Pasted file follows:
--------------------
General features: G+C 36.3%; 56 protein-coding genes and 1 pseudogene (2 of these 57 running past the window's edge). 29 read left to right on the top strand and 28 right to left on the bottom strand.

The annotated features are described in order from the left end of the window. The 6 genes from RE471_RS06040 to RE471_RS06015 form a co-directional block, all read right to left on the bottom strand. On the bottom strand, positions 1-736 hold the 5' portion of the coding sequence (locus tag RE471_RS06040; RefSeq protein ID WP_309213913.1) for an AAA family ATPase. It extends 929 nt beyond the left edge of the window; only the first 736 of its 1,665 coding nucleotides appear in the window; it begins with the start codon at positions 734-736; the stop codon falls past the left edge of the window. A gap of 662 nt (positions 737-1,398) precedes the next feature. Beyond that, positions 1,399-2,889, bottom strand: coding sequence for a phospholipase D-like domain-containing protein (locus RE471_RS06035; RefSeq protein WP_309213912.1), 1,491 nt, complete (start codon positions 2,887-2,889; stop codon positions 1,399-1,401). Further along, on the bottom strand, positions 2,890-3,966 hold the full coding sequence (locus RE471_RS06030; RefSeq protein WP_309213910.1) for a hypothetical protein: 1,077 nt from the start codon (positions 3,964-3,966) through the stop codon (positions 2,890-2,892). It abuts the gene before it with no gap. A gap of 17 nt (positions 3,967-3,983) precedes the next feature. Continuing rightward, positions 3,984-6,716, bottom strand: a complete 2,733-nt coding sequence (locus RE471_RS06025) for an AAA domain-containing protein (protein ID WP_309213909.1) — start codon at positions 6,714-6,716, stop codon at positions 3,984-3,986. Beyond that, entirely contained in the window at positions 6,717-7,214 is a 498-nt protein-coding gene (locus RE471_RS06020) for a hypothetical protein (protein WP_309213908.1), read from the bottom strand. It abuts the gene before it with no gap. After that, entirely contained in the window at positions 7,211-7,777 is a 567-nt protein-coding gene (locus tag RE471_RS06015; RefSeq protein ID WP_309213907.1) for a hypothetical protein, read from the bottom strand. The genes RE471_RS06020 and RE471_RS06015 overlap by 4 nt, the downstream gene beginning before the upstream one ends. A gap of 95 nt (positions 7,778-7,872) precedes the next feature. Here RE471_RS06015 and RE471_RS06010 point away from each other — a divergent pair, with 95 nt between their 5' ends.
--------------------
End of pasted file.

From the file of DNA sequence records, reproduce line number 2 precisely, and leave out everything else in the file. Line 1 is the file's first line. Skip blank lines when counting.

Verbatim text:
The annotated features are described in order from the left end of the window. The 6 genes from RE471_RS06040 to RE471_RS06015 form a co-directional block, all read right to left on the bottom strand. On the bottom strand, positions 1-736 hold the 5' portion of the coding sequence (locus tag RE471_RS06040; RefSeq protein ID WP_309213913.1) for an AAA family ATPase. It extends 929 nt beyond the left edge of the window; only the first 736 of its 1,665 coding nucleotides appear in the window; it begins with the start codon at positions 734-736; the stop codon falls past the left edge of the window. A gap of 662 nt (positions 737-1,398) precedes the next feature. Beyond that, positions 1,399-2,889, bottom strand: coding sequence for a phospholipase D-like domain-containing protein (locus RE471_RS06035; RefSeq protein WP_309213912.1), 1,491 nt, complete (start codon positions 2,887-2,889; stop codon positions 1,399-1,401). Further along, on the bottom strand, positions 2,890-3,966 hold the full coding sequence (locus RE471_RS06030; RefSeq protein WP_309213910.1) for a hypothetical protein: 1,077 nt from the start codon (positions 3,964-3,966) through the stop codon (positions 2,890-2,892). It abuts the gene before it with no gap. A gap of 17 nt (positions 3,967-3,983) precedes the next feature. Continuing rightward, positions 3,984-6,716, bottom strand: a complete 2,733-nt coding sequence (locus RE471_RS06025) for an AAA domain-containing protein (protein ID WP_309213909.1) — start codon at positions 6,714-6,716, stop codon at positions 3,984-3,986. Beyond that, entirely contained in the window at positions 6,717-7,214 is a 498-nt protein-coding gene (locus RE471_RS06020) for a hypothetical protein (protein WP_309213908.1), read from the bottom strand. It abuts the gene before it with no gap. After that, entirely contained in the window at positions 7,211-7,777 is a 567-nt protein-coding gene (locus tag RE471_RS06015; RefSeq protein ID WP_309213907.1) for a hypothetical protein, read from the bottom strand. The genes RE471_RS06020 and RE471_RS06015 overlap by 4 nt, the downstream gene beginning before the upstream one ends. A gap of 95 nt (positions 7,778-7,872) precedes the next feature. Here RE471_RS06015 and RE471_RS06010 point away from each other — a divergent pair, with 95 nt between their 5' ends.